I met Randy Susan Meyers on Backspace (bksp.org) and she quickly became a friend and a mentor. Her writing insight and advice are only rivaled by her fiction. The Murderer’s Daughters is a captivating, sweeping drama about two sisters, and how a violent event from their childhood has repercussions throughout their lives. If you haven’t read The Murderer’s Daughters, look it up, flip through the pages, read the back cover, and decide for yourself. In this blog post, Randy shares with us her books that did not get published…and the courage it takes to move on.
Please welcome Randy to Women’s Fiction Writers!
Books In The Drawer: Go Back Or Let Go?
How do you know when to put a book away and when to keep on plugging? Is it an ingrained personality trait (stubbornness?) that keeps one going? Does an innate wisdom kick in and tell you to give it up? How do you know whether you’re throwing good money after bad or giving up too soon?
Arthur Golden spent ten years working on Memoirs of A Geisha ,which then spent 2 years on the NYT bestseller list and sold millions of copies. Herman Melville and Nathaniel Hawthorne passed an ultimately never-published book back and forth for years. Bestselling author Janet Evanovich admits to having three books in the drawer that will never see light.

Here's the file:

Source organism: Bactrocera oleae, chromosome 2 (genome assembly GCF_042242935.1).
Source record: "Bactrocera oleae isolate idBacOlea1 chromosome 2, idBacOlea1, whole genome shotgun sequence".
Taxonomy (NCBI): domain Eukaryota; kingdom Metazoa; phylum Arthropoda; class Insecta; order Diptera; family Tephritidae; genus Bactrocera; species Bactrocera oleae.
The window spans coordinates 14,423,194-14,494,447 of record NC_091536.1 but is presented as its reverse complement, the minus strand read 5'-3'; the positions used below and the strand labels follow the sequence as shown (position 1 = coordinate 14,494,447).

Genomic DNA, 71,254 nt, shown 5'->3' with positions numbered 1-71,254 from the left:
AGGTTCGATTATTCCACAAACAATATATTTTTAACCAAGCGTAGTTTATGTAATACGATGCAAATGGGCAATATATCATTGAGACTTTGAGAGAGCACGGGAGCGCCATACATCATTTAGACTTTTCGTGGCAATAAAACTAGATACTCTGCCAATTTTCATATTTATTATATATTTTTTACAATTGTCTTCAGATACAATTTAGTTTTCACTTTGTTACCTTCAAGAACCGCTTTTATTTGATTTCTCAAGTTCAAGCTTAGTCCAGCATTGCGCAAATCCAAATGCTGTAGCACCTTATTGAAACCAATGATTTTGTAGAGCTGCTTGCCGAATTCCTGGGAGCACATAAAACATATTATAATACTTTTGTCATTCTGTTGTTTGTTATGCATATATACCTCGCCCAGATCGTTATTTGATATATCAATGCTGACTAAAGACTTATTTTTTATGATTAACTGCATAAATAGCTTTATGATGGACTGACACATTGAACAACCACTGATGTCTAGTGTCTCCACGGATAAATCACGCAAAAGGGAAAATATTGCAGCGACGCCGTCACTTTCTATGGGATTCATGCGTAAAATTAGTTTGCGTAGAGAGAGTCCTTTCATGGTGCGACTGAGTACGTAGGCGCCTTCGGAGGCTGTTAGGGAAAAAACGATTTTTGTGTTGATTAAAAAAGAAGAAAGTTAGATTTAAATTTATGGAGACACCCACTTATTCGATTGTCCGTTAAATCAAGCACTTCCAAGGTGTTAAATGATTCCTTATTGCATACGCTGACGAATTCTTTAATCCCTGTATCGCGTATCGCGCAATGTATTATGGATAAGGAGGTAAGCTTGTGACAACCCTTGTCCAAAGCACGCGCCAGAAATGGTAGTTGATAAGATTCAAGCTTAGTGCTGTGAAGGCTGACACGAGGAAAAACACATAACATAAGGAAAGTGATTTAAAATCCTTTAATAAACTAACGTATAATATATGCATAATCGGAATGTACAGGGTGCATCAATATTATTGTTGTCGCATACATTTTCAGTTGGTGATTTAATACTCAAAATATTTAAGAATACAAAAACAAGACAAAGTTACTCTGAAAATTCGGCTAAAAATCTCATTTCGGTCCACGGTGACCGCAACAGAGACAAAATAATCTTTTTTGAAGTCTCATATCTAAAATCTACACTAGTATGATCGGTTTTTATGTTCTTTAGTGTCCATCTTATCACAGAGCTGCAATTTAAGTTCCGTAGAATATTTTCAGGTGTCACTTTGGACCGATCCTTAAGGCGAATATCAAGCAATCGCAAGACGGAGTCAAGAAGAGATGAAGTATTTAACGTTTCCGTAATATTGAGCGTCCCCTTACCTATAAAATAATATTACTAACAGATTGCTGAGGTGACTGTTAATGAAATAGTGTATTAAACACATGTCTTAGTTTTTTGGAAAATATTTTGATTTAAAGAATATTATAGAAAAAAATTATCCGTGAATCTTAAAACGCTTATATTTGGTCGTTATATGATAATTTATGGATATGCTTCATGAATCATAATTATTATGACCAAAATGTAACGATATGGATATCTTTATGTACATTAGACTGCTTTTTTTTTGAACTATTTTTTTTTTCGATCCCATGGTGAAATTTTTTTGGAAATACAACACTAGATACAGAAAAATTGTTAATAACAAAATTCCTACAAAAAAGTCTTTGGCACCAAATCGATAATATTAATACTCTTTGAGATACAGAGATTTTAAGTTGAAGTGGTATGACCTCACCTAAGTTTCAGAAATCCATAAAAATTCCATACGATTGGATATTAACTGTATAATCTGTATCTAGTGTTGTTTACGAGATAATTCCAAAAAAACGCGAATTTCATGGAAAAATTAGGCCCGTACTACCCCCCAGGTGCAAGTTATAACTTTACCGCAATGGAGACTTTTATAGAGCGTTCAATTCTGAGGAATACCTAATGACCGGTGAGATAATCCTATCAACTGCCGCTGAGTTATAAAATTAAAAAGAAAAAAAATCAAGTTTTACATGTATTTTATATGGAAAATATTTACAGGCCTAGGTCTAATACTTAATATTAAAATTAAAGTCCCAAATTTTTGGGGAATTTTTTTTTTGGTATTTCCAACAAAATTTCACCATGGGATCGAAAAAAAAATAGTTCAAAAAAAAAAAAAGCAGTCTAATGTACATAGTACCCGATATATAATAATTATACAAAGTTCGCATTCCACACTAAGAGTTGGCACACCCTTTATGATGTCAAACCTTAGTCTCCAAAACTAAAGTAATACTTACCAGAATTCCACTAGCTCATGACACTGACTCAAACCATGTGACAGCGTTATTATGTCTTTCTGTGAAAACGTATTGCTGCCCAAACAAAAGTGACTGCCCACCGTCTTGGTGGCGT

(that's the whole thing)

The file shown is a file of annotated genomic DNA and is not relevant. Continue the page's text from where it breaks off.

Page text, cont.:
Nichole Bernier, in Beyond The Margins, reveals that Amy Bloom yanked back a novel which was accepted for publication, admitting in an interview, “It was my warm-up … It wasn’t anything of which I had to be deeply ashamed. But it wasn’t as good as I wanted it to be. Once I saw that, then I wanted it not in print.”
I have three books in the drawer (not counting half-hearted starts, odd-ball attempts, and a co-authored near-miss.) One of the three is from many, many years ago and I would be terrified to open it. After I finished that book, someone convinced me to show it to their ‘connected-published-cousin-in-law’, who, after he read it, told me directly that it was awful and a waste of his time. (Poor guy, huh?) His particular tough-love sent me away from the keyboard for years.
My second book-in-the drawer I think of as part of my trilogy:
Book One: The book in which I learned proper techniques for sharper writing and characterization, but forgot about incorporating sub-plots. I carry much tenderness for this book, for the characters, and am still in love with my opening paragraphs. I got an agent with this novel (not my current agent.) While this book was out on submission, I began writing my next one, which I quickly saw was a better book. This was:
Book Two: The book where I learned multiple points of view and how to weave major and minor plot-points, but where I didn’t learn that tiptoeing and/or being polite can weaken a book. I still had a reader-over-my-shoulder with this one. (I’m still attached to the story and the characters.) While this book was out on submission (former agent and I having made the decision to pull Book One in favor of Book Two,) I began working on Book Three.
In the midst of this, my agent (who was now concentrating on YA) and I amicably parted ways. Soon after I finished: